Annual appraisals with a marketing twist
As I’ve mentioned previously, this is the time of year for annual appraisals at my company - the time when you make feverish attempts to ingratiate oneself with one’s manager or, in some cases, remind them one still exists.
I am somewhat fortunate in that I have a high-performing team that has had a cracking year. This does, however, create its own challenges in that while we don’t operate a ‘forced distribution’ model there is an expectation (that I subscribe to) that we will have a range of ‘scores’ across the team - from the highest performers to those who must try harder. This is the only time in the year when I yearn to be a sales manager, where success and failure are plain to see.
In marketing it can be hard to judge between those who have exceeded expectations, those who have merely achieved what you wanted and those who have fallen short.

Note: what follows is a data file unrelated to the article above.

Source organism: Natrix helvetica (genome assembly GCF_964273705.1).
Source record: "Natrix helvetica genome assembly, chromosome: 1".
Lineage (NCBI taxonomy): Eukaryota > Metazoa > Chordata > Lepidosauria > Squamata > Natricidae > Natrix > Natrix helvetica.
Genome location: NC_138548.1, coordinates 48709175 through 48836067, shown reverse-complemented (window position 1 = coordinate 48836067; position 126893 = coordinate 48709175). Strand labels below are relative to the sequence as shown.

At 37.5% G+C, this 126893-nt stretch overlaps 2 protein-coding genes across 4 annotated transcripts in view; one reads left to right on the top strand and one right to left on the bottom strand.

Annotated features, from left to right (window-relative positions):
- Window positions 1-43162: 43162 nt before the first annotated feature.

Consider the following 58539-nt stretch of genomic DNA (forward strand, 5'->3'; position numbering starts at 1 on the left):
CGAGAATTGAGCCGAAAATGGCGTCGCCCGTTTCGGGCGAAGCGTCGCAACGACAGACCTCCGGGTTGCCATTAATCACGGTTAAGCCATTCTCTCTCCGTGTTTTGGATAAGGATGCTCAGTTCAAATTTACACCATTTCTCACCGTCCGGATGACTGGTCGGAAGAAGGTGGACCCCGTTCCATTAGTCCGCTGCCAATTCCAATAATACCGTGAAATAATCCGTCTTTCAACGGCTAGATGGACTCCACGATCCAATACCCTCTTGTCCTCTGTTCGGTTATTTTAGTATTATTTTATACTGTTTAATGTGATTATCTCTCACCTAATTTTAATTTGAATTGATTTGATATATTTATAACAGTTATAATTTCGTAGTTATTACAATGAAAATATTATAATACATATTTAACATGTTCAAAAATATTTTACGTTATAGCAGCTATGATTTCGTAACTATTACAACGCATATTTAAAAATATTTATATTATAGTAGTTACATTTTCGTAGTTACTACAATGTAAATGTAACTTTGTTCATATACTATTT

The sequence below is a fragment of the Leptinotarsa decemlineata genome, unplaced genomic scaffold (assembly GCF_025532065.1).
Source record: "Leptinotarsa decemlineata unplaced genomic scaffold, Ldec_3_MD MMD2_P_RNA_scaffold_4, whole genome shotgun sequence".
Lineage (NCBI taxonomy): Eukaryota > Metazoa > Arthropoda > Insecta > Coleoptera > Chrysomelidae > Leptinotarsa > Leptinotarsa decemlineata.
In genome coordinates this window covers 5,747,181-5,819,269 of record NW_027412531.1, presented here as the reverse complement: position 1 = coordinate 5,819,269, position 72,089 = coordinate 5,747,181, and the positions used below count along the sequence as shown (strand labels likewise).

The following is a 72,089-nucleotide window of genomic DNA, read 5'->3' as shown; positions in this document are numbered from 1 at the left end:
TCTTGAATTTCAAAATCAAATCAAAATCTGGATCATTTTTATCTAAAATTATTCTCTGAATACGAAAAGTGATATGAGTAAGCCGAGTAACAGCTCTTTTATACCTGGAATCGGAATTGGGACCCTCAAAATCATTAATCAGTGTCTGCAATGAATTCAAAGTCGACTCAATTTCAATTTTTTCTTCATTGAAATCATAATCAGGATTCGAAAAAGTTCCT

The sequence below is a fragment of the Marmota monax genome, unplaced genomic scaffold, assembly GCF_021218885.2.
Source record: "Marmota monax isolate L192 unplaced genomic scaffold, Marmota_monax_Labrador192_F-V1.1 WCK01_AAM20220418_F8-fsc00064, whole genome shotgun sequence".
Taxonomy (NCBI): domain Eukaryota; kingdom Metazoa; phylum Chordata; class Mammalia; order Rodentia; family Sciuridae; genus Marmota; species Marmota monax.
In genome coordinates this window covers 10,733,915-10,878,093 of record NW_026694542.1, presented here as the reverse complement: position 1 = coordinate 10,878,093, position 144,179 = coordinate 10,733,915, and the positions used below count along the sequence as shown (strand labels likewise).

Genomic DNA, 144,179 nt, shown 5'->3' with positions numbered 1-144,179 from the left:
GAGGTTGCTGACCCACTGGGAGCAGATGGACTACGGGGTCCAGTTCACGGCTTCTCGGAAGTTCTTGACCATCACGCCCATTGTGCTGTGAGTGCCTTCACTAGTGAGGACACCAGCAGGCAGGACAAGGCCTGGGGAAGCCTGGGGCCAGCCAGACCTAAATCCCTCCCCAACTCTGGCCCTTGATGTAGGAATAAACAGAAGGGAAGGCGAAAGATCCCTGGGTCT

Everyone can say their campaign was more innovative than the next or blame a poor return on investment on the underlying market or those unhelpful people in pricing. So this year I’m assessing my team against what their actions have actually delivered.
A marketer’s job is not simply to devise, develop, get sign-off to and then launch a fantastic campaign. It is to cause things as a result. Feeling that your job is complete simply because the mailing has gone out of the door or the ad has been placed, or the press release has been put up on the wires will not, alone, generate a high score from me in your appraisal, no matter how pretty it looks.
To meet my expectations your job is complete when you have caused an action by a customer or the market as a result of your activity - for example, when a customer has made a conscious intent to purchase a product we are promoting, positively changed their perceptions of our brand or done something else a campaign was intended to deliver.
This is marketing ROI in its most generic form. A marketer’s job is not simply to communicate something, it is to cause an action in someone - in the same way that leaders should cause their people to deliver or salespeople should cause sales to increase. Actions speak loud but results speak louder.